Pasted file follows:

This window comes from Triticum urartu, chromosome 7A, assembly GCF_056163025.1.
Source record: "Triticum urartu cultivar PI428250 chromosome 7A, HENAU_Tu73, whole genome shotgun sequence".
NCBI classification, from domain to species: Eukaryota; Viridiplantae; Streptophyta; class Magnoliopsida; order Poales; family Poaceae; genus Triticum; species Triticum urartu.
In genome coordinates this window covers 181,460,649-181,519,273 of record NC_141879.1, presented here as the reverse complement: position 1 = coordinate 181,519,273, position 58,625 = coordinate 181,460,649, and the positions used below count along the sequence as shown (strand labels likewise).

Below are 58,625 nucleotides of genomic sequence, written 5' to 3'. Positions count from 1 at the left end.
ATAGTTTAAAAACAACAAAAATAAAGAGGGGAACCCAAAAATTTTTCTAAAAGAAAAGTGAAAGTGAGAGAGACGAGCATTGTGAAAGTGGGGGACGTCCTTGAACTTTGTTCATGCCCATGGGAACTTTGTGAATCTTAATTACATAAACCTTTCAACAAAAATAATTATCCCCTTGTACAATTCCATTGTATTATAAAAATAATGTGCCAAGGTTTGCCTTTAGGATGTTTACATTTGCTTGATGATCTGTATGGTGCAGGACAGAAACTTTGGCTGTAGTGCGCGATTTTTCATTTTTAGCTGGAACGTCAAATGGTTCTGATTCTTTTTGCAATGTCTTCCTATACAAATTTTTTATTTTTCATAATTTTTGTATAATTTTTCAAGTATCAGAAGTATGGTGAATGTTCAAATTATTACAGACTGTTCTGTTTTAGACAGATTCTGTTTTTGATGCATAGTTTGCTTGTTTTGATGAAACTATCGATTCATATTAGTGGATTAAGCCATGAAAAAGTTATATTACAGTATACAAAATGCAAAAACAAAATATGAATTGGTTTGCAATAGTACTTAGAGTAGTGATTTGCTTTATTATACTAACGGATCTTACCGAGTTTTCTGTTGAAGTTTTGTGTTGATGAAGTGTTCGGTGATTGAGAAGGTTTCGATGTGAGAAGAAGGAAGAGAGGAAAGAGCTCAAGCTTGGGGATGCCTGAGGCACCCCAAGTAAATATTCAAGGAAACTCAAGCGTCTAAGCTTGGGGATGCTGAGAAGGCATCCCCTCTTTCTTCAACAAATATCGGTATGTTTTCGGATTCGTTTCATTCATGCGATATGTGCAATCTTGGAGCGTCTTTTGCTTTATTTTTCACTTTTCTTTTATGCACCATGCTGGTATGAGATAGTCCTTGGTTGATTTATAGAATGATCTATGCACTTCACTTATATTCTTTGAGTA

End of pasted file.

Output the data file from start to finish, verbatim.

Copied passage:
This window comes from Triticum urartu, chromosome 7A, assembly GCF_056163025.1.
Source record: "Triticum urartu cultivar PI428250 chromosome 7A, HENAU_Tu73, whole genome shotgun sequence".
NCBI classification, from domain to species: Eukaryota; Viridiplantae; Streptophyta; class Magnoliopsida; order Poales; family Poaceae; genus Triticum; species Triticum urartu.
In genome coordinates this window covers 181,460,649-181,519,273 of record NC_141879.1, presented here as the reverse complement: position 1 = coordinate 181,519,273, position 58,625 = coordinate 181,460,649, and the positions used below count along the sequence as shown (strand labels likewise).

Below are 58,625 nucleotides of genomic sequence, written 5' to 3'. Positions count from 1 at the left end.
ATAGTTTAAAAACAACAAAAATAAAGAGGGGAACCCAAAAATTTTTCTAAAAGAAAAGTGAAAGTGAGAGAGACGAGCATTGTGAAAGTGGGGGACGTCCTTGAACTTTGTTCATGCCCATGGGAACTTTGTGAATCTTAATTACATAAACCTTTCAACAAAAATAATTATCCCCTTGTACAATTCCATTGTATTATAAAAATAATGTGCCAAGGTTTGCCTTTAGGATGTTTACATTTGCTTGATGATCTGTATGGTGCAGGACAGAAACTTTGGCTGTAGTGCGCGATTTTTCATTTTTAGCTGGAACGTCAAATGGTTCTGATTCTTTTTGCAATGTCTTCCTATACAAATTTTTTATTTTTCATAATTTTTGTATAATTTTTCAAGTATCAGAAGTATGGTGAATGTTCAAATTATTACAGACTGTTCTGTTTTAGACAGATTCTGTTTTTGATGCATAGTTTGCTTGTTTTGATGAAACTATCGATTCATATTAGTGGATTAAGCCATGAAAAAGTTATATTACAGTATACAAAATGCAAAAACAAAATATGAATTGGTTTGCAATAGTACTTAGAGTAGTGATTTGCTTTATTATACTAACGGATCTTACCGAGTTTTCTGTTGAAGTTTTGTGTTGATGAAGTGTTCGGTGATTGAGAAGGTTTCGATGTGAGAAGAAGGAAGAGAGGAAAGAGCTCAAGCTTGGGGATGCCTGAGGCACCCCAAGTAAATATTCAAGGAAACTCAAGCGTCTAAGCTTGGGGATGCTGAGAAGGCATCCCCTCTTTCTTCAACAAATATCGGTATGTTTTCGGATTCGTTTCATTCATGCGATATGTGCAATCTTGGAGCGTCTTTTGCTTTATTTTTCACTTTTCTTTTATGCACCATGCTGGTATGAGATAGTCCTTGGTTGATTTATAGAATGATCTATGCACTTCACTTATATTCTTTGAGTA